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Libertarians have a very poor reputation outside their own ideological enclave.  Generally associated with the wilder fringes of American politics, libertarianism has little purchase on mainstream thinking in the UK even if some of its spirit informs the Conservative Party’s approach and elements of UKIP’s.

A more tolerant attitude to the state exists over here, of course, but some portion of blame can be placed at the feet of libertarians themselves.  Shrill, often glib and, like most deeply ideological types, as obsessed with purity as with influence, it is unsurprising that many recoil. A mirror-image, in fact, of the hard left with which they do regular and pointless battle in the blogosphere.

Libertarianism also suffers through its association with the Tea Party. This movement projects what might be called a ‘selective libertarianism’ – claiming to be the sole guardians of liberty from government interference in the economic sphere but then apparently discovering a deep statism when it comes to immigration, gay rights, women’s rights, anti-racism and various cultural practices they find distasteful. Many libertarians are not as incoherent as this (witness those within UKIP who have paid the price for consistency over gay marriage) but given that the Tea Party is the highest profile libertarian movement in the world, it is to be expected that many conclude that the whole ideological strand is confused.

Now, however, a new strand of libertarianism called Bleeding Heart Libertarianism (BHL) has emerged which wants to reach out to the mainstream to open an apparently serious dialogue. In particular, they want to discuss social justice driven by the view (heretical in libertarian circles) that if ‘libertarian institutions’ (non-state, mutually beneficial arrangements) cannot genuinely help the worst off then they should be abandoned or reformed.  Should we return the favour?  Here is one reason why I think we should.

The object of libertarian derision, the state and its agencies, has been enduring a painful decline for many years.  The state is not about to disappear any time soon but its ability to effect change and, linked to this, the public’s faith in government has gone into reverse.  The reasons for this and its outcomes have been charted extensively elsewhere. Clearly globalisation, more mobile populations, the emergence of a less deferential culture and, more recently, the rise of the internet, have made the state’s attempts to assert its will far less straightforward.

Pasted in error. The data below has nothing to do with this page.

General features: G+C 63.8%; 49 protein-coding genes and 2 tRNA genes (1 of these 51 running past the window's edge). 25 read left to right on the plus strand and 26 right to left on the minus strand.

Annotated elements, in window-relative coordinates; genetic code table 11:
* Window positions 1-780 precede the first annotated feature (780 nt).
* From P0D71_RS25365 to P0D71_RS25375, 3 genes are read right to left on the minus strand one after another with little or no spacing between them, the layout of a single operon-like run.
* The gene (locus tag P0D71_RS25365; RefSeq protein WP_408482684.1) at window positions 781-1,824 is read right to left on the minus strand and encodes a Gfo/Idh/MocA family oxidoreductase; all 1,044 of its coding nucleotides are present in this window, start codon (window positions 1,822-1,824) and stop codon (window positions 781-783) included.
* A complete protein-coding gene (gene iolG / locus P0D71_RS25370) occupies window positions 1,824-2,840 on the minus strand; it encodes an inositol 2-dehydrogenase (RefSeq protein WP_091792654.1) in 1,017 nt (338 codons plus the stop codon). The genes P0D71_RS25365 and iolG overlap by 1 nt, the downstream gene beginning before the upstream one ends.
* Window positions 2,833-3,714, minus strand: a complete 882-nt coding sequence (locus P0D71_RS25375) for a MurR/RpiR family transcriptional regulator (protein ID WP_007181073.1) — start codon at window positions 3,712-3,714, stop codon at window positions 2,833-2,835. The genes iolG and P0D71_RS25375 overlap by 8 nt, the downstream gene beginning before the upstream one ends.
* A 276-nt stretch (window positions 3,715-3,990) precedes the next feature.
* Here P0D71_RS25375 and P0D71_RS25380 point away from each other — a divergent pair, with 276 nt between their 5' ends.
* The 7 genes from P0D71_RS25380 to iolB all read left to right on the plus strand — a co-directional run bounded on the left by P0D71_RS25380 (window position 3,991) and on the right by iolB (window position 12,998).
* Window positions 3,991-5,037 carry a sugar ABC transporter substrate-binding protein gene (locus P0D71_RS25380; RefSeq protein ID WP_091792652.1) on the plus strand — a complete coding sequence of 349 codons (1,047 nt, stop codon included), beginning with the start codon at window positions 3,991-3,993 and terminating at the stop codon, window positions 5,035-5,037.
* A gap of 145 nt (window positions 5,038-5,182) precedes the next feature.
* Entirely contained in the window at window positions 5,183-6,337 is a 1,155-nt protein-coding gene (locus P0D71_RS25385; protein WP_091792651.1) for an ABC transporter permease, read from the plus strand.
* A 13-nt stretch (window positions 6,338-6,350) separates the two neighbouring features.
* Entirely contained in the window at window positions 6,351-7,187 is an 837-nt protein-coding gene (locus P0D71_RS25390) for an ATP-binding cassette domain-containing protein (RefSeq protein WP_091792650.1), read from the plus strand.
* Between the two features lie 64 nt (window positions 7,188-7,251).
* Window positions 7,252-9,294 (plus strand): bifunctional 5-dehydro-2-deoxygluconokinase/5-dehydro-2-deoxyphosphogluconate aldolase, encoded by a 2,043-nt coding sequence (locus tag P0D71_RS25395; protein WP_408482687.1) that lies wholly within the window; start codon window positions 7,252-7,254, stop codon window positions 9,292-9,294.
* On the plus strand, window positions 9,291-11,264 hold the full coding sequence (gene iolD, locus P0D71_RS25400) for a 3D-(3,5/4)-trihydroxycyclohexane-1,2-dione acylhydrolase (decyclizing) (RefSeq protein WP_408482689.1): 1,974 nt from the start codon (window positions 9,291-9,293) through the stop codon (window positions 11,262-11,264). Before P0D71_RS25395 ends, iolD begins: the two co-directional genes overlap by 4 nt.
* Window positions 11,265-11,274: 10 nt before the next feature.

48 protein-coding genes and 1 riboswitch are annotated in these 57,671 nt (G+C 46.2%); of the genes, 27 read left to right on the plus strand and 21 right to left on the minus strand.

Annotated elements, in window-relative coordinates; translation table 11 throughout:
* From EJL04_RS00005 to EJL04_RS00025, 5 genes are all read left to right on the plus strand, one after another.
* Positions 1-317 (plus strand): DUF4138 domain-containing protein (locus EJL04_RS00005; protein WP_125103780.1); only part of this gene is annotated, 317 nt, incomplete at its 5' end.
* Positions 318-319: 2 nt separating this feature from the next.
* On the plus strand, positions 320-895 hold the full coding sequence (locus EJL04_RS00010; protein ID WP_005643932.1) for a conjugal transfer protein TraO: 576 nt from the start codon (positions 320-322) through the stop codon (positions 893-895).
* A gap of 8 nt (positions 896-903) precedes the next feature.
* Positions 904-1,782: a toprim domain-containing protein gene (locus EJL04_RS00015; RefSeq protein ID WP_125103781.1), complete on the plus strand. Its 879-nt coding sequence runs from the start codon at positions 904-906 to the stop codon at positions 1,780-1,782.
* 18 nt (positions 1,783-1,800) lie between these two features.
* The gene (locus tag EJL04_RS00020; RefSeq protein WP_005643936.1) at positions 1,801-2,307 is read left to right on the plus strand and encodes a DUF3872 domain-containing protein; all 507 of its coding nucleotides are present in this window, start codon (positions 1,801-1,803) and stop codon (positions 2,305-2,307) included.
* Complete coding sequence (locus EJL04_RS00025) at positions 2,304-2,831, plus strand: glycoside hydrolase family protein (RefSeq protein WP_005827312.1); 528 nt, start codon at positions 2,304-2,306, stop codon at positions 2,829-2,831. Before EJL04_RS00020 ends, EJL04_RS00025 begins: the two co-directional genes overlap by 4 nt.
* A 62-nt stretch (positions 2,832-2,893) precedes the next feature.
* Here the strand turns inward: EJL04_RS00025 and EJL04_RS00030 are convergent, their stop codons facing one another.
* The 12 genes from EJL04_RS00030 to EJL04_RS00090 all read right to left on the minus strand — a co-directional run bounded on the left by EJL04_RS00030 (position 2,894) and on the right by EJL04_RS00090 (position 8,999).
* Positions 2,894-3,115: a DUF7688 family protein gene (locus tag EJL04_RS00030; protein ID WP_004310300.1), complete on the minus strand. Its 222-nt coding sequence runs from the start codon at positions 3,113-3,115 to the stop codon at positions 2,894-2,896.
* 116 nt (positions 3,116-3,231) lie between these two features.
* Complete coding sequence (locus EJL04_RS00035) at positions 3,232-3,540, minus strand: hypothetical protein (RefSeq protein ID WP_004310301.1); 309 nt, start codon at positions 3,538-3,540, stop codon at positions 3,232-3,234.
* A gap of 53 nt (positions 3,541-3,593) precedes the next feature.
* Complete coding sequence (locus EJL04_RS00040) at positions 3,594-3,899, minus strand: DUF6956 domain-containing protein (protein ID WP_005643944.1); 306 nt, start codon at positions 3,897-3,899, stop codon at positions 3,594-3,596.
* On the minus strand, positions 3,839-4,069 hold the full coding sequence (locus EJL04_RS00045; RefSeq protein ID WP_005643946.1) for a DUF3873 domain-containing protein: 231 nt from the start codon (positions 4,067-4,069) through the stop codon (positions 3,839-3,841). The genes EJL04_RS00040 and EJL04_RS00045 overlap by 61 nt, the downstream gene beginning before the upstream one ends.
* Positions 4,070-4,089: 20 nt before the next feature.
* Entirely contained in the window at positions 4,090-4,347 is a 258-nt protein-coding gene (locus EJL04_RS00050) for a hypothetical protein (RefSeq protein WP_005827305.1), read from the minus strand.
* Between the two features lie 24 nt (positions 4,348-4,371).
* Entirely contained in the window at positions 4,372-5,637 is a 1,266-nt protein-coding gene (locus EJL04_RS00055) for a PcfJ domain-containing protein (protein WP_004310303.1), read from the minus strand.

Now the state, at least in the advanced economies, faces a further blow to its role in the form of a deep fiscal predicament.  The way this will challenge many of the core functions of government is only now beginning to dawn on those who have to deliver them.  See, for example, the ‘jaws of doom’ and the  'graph of doom' .  The long-run decline of the state is starting to look worryingly like existential crisis .

Under these circumstances, a dialogue with thoughtful individuals who have long doubted the state’s efficacy or moral right to govern, seems worthwhile.  In some ways, libertarians have been ahead of the curve on the state’s inner contradictions and the public's changing attitudes while mainstream politics merely throws up its hands in despair at the rising constraints on effective policy and the popular hostility to government.

There are, of course, many routes (as yet undiscovered) to addressing the problems emerging as the state withdraws but if conversation with those who have long planned and hoped for such a withdrawal can help us discover one or two or those routes then we should seize it.

This is particularly the case for BHL. Its interest in social justice is fundamental to the prospects for serious dialogue.  The decline of the state is a real threat to the worst-off and vulnerable who rely on its structures for all sorts of help from welfare payments to healthcare to social care.  Those libertarians who believe blithely that such potential suffering is a price worth paying for liberty or, alternatively, believe the market will automatically deliver for these social groups would be useless correspondents.

But BHL has the potential to be different.  It admits it is less sure of its ground on social justice and thus offers a chance to discuss this most pressing issue openly. Conversation could challenge some of their preconceptions but, more importantly, might also challenge ours and show us the beginnings of new ways of generating social justice that could be achieved with a much reduced state.  In truth, the stakes are too high to ignore the possibility of inspiration no matter what its origin.

In the next post in this series, I’ll suggest a further reason for dialogue related to the rise of an ‘economic planning mentality’ since the 2008 Crash.


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